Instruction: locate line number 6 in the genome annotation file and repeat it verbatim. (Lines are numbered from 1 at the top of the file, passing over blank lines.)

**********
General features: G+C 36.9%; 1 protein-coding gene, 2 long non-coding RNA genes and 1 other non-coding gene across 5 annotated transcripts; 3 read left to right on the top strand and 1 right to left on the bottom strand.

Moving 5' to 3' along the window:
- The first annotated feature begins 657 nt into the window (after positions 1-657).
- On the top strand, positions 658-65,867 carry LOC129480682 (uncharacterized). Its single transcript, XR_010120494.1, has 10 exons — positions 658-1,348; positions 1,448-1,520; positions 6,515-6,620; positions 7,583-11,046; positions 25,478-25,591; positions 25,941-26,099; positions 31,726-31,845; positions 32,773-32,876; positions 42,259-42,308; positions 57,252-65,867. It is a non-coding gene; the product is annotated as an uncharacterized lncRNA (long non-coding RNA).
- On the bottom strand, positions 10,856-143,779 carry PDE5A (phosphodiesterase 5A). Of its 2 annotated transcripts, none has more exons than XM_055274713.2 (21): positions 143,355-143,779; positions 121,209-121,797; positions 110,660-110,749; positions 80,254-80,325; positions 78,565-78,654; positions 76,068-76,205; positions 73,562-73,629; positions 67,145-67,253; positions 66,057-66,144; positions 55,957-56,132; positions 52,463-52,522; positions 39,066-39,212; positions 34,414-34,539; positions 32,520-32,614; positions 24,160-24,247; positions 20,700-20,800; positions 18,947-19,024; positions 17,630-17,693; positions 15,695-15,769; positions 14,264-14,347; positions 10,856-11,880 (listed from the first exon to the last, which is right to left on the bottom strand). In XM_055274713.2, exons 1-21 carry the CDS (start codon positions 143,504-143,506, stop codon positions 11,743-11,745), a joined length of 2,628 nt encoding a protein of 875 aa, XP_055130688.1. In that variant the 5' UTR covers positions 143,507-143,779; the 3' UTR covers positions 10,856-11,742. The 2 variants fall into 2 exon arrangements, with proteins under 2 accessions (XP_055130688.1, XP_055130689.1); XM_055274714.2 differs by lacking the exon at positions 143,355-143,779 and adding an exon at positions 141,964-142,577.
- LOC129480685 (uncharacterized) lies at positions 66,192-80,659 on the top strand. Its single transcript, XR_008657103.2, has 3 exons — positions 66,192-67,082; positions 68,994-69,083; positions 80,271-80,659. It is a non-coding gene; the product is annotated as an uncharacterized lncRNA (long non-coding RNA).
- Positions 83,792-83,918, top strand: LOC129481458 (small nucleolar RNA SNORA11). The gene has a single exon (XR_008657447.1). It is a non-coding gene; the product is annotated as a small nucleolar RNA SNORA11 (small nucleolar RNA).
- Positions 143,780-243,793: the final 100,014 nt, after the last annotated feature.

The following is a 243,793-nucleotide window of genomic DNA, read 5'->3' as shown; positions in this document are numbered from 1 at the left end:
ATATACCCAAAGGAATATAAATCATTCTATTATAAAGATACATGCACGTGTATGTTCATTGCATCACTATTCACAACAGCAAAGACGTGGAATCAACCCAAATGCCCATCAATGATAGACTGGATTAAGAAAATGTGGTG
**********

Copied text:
- LOC129480685 (uncharacterized) lies at positions 66,192-80,659 on the top strand. Its single transcript, XR_008657103.2, has 3 exons — positions 66,192-67,082; positions 68,994-69,083; positions 80,271-80,659. It is a non-coding gene; the product is annotated as an uncharacterized lncRNA (long non-coding RNA).